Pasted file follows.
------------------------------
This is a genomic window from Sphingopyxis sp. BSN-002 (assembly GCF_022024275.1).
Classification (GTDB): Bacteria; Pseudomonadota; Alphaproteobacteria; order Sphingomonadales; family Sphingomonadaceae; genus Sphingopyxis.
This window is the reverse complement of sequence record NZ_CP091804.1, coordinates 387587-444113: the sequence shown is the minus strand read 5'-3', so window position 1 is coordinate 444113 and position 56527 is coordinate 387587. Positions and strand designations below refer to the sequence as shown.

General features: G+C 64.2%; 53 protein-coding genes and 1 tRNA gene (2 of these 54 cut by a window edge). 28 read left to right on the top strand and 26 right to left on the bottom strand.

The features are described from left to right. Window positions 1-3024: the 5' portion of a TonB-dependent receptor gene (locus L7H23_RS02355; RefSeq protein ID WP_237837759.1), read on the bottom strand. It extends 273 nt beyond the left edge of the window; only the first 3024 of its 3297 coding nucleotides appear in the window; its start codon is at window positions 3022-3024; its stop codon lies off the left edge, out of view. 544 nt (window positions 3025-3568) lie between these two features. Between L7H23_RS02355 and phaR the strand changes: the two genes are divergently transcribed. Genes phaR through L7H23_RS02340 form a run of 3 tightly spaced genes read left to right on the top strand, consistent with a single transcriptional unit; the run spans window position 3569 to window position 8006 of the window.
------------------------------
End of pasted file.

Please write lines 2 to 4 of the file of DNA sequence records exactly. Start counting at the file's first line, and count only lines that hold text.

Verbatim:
Classification (GTDB): Bacteria; Pseudomonadota; Alphaproteobacteria; order Sphingomonadales; family Sphingomonadaceae; genus Sphingopyxis.
This window is the reverse complement of sequence record NZ_CP091804.1, coordinates 387587-444113: the sequence shown is the minus strand read 5'-3', so window position 1 is coordinate 444113 and position 56527 is coordinate 387587. Positions and strand designations below refer to the sequence as shown.

General features: G+C 64.2%; 53 protein-coding genes and 1 tRNA gene (2 of these 54 cut by a window edge). 28 read left to right on the top strand and 26 right to left on the bottom strand.